Employees fired after drug-testing revealed presence of [legal] precription drugs cannot sue
Dura Automotive instituted a "safety" policy under which it imposed mandatory drug-testing on all employees. The testing screened for both illegal drugs and legal prescription drugs that Dura concluded might be unsafe or diminish performance, including Xanax, Lortab and Oxycodone. Velma Sue Bates and six others tested positive for one of the banned substances, but all had legal prescriptions and their physicians provided confirmation that the patient/employee's dosage of medication would not interfere with safety. Dura refused to consider the physician explanations and fired the seven employees when they did not discontinue taking the banned prescriptions. The employees filed suit for wrongful termination and violation of the Americans with Disabilities Act (ADA).The employees claimed that Dura's new policy of legal-drug testing violated two provisions of the ADA, and the trial court agreed. The employees claimed that the testing constituted illegal discrimination against disabled employees, and they also claimed that the drug testing violated the ADA provision that precludes an employer from "examining" or "making inquiries" of an employee with regard to the existence, nature or severity of a disability, absent proof that the examination or inquiry is "job-related" and "consistent with business necessity."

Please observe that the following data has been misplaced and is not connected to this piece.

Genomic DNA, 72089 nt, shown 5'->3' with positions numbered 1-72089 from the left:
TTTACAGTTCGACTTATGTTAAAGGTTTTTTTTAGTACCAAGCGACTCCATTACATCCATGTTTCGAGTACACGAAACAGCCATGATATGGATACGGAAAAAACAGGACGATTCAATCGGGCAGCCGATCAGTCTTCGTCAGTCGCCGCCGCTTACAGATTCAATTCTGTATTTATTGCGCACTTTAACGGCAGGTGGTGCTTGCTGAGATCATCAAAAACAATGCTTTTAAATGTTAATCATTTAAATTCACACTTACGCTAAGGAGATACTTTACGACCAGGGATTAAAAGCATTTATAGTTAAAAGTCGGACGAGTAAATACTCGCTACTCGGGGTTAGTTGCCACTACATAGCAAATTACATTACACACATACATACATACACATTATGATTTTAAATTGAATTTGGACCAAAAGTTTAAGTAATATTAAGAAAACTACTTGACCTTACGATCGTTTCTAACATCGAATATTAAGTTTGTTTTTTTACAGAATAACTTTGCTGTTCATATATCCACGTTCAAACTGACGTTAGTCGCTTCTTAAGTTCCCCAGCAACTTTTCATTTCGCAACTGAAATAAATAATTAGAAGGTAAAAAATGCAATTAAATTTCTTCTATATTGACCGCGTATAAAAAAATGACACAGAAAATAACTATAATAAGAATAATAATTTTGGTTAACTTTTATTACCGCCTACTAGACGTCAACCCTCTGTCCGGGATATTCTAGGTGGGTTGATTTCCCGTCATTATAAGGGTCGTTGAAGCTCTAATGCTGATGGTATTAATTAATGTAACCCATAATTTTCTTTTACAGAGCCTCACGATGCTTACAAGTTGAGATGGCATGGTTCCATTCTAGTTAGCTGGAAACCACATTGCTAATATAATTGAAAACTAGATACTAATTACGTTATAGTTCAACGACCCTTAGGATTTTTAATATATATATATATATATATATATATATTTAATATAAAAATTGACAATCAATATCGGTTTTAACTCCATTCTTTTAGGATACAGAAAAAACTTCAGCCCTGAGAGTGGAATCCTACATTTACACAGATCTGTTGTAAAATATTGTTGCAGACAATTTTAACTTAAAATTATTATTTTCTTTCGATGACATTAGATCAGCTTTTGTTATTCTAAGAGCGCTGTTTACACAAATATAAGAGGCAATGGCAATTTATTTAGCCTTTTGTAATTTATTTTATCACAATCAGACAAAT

On appeal, three Sixth Circuit federal judges reversed the lower court. It held that since the employees were not "disabled" they were not protected by the ADA from discrimination. (Of course, by this approach to the act, an employer can screen for genetic markers of future increased probability of disability, or for diseases or conditions--such as diabetes or blood pressure, for example--that are likely to progress to disability, and fire the employees on an anticipatory basis. AT LEAST SO LONG AS THEY MAKE THE TERMINATION EFFECTIVE BEFORE THE CONDITION BECOMES DISABLING. For that matter, employees who control an otherwise disabling condition by medication can be terminated for taking the medication---so long as the termination is effective before the drug wears off...
The appellate judges also ruled that the employees were not entitled to protection under section 12112(d)(4) of the Act: the section that makes it illegal to perform medical examinations or to conduct inquiries into medical conditions. The court ruled that this question, i.e., whether mandatory drug screening is an "examination or inquiry" within the meaning of the act, was not "inextricably intertwined" with the issue certified for appeal and therefore refused to grant employees relief on that basis or to decide that issue.